The short answer, regarding the more than 14,000 APIs that ProgrammableWeb tracks in its directory, is yes, of course. There are thousands if not millions of deployments of such APIs and depending on the API, everywhere from one to thousands of third party applications using them. There are other API providers such as Google who are testifying today that will no doubt testify to this effect.
For example, one of the most important architectural benefits of an API is the way in which the application or process that consumes an API is “loosely-coupled” from the systems and processes that provide the API. One key benefit of such loose coupling is that, so long as the parameters that an application uses to interact with an API remain unchanged, the API provider is free to make changes to the underlying systems and processes that provide the API. For example, much the same way a power utility can substitute nuclear-generated power for coal-generated power without interrupting the functionality of common household appliances, an API provider can change the operating system that provides their APIs from Linux to Windows without disrupting the applications that consume that API.
This architecture has proven to be a major boon to the development of mobile applications, the majority of which rely on the loose-coupling principles of APIs to interact with their servers or, as some would say “to phone home.” When you consider the sharp proliferation of mobile applications (including the aforementioned NHL application) since the iPhone was first introduced in 2007, the grand majority of them consume APIs, thereby giving you some idea of the degree to which APIs have been put into production and the number of third party applications that rely on them.
In fact, when ProgrammableWeb was initially founded in 2005 and for many years after, it kept a record of all the applications -- then known as “mashups” -- that consumed Web APIs. But with the advent of app stores and mobile applications, it became quite evident that there was no way that ProgrammableWeb could scale its directory to match the growth of the various app store inventories. The “mashup directory” is therefore a part of the ProgrammableWeb directory structure that we no longer actively maintain because it’s not nearly representative of the true number of “mashups” that are currently available through app stores.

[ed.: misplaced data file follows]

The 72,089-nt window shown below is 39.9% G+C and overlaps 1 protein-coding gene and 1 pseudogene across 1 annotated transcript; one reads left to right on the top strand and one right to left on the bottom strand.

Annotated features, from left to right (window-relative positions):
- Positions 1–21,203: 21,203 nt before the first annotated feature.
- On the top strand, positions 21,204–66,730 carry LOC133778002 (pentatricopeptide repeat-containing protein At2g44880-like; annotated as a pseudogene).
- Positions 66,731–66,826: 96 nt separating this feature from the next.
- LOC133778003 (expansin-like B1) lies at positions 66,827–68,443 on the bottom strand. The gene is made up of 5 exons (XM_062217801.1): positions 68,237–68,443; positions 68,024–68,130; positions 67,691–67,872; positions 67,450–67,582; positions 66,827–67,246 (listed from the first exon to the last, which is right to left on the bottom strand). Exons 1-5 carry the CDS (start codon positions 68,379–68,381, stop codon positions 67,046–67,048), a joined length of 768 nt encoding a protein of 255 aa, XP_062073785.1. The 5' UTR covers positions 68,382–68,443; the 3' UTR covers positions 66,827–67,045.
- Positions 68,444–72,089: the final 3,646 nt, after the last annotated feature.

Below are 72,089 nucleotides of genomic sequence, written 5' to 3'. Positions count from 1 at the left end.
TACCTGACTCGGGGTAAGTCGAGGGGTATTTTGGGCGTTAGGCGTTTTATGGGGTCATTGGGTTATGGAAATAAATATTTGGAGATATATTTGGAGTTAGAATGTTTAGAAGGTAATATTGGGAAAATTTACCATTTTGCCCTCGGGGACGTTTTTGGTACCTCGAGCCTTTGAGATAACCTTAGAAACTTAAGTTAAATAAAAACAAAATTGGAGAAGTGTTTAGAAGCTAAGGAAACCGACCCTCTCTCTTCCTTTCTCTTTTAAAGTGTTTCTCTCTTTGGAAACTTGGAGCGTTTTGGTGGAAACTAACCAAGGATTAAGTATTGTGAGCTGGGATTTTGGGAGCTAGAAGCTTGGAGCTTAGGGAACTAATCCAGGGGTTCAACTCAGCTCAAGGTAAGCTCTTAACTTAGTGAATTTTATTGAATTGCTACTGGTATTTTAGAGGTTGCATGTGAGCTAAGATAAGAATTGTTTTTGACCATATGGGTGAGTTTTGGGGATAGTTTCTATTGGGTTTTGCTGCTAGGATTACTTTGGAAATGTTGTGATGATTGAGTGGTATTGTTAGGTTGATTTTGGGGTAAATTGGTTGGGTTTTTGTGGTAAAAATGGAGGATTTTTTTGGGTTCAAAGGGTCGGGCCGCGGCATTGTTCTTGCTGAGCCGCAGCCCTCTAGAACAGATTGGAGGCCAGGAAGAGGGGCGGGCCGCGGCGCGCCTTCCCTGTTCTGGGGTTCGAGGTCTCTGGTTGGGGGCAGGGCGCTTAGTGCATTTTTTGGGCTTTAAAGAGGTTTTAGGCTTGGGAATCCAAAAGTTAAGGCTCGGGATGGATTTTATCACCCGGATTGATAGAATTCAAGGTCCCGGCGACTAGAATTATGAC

One additional point worth raising here is that the so-called “Internet of Things” will take this proliferation of APIs and the third-party applications that rely on them to an entirely new level. There is really no such “thing” (including a great many medical and fitness devices) as a “thing” on the “Internet of Things” that doesn’t have an API so that applications and other processes like microservices can interact with it. When you start to consider how every appliance, light bulb, car, and even the buttons on your shirts will be connected to the Internet, it isn’t difficult to imagine the orders of magnitude to which APIs and the third-party applications that work with them will be put into production.
In the next part -- Part 7 -- of ProgrammableWeb’s series on Understanding the Realities of API Security, ProgrammableWeb editor in chief David Berlind answers the following question posed by the ONC: What Are The Perceived and Actual API Security and Privacy Concerns?